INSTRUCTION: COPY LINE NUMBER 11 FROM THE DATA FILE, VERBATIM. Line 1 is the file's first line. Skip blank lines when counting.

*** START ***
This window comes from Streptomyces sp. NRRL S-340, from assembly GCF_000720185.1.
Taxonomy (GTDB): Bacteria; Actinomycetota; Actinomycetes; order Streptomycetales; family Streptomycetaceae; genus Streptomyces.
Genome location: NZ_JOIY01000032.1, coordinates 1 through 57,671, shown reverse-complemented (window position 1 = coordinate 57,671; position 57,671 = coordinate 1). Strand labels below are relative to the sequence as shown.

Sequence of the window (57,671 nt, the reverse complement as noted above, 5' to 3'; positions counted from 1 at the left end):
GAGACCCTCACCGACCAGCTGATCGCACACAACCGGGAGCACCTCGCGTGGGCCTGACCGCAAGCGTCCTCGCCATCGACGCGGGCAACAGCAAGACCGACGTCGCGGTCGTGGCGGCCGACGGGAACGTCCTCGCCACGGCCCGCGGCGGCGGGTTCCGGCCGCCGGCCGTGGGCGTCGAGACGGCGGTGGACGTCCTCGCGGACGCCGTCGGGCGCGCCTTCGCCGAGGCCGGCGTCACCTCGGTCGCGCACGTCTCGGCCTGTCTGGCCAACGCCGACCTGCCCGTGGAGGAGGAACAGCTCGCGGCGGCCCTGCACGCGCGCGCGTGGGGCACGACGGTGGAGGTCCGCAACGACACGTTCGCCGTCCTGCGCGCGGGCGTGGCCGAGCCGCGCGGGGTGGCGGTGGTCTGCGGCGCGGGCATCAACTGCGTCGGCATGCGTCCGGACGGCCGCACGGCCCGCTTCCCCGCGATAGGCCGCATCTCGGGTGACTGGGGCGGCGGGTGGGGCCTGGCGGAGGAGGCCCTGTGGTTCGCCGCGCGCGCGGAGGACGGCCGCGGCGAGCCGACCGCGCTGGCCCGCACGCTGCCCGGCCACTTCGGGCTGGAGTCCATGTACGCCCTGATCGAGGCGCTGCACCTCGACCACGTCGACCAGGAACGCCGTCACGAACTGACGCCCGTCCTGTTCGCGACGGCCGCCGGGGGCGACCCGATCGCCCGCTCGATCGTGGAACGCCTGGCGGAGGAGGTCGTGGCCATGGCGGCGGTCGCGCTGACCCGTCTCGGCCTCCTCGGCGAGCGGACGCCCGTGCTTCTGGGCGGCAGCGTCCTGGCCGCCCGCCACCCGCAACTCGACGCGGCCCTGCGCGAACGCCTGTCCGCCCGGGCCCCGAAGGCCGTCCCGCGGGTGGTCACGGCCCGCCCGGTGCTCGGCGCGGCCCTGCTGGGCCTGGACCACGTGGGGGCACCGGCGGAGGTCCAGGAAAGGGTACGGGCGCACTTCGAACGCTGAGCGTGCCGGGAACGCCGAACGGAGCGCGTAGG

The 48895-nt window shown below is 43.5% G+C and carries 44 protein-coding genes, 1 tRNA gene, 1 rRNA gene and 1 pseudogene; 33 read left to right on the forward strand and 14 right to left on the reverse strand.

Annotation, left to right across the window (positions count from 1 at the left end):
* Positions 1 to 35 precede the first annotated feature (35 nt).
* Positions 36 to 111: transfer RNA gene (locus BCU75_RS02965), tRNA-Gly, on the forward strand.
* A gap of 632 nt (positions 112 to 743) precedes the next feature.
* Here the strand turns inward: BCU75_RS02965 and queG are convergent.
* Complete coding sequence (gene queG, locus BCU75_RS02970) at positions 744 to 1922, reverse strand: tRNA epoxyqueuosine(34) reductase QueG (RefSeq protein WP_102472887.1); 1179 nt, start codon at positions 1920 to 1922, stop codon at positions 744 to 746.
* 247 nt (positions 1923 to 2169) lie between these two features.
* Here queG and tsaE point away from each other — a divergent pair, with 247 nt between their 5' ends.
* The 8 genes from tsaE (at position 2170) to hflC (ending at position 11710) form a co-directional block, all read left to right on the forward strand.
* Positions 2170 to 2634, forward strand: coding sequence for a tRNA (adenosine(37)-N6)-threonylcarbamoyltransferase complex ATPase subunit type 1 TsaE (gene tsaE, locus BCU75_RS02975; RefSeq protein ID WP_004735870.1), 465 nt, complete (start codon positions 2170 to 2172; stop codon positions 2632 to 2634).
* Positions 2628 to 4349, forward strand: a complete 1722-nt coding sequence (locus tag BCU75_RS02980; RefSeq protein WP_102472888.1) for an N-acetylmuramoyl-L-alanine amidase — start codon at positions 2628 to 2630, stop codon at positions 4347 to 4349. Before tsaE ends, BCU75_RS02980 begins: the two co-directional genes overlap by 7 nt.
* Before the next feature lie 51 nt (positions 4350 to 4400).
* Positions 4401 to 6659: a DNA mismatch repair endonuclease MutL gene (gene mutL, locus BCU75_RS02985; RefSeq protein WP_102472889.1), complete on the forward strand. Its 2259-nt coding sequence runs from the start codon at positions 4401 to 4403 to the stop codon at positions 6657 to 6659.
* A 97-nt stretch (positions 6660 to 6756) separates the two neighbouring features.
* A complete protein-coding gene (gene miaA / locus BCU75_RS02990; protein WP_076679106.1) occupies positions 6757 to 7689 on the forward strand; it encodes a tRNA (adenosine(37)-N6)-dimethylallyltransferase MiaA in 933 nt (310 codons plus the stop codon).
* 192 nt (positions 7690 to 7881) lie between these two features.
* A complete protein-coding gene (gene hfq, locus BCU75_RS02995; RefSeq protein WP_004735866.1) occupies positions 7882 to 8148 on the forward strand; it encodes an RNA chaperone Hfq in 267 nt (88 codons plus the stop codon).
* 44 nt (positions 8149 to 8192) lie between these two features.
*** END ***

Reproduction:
* Here the strand turns inward: BCU75_RS02965 and queG are convergent.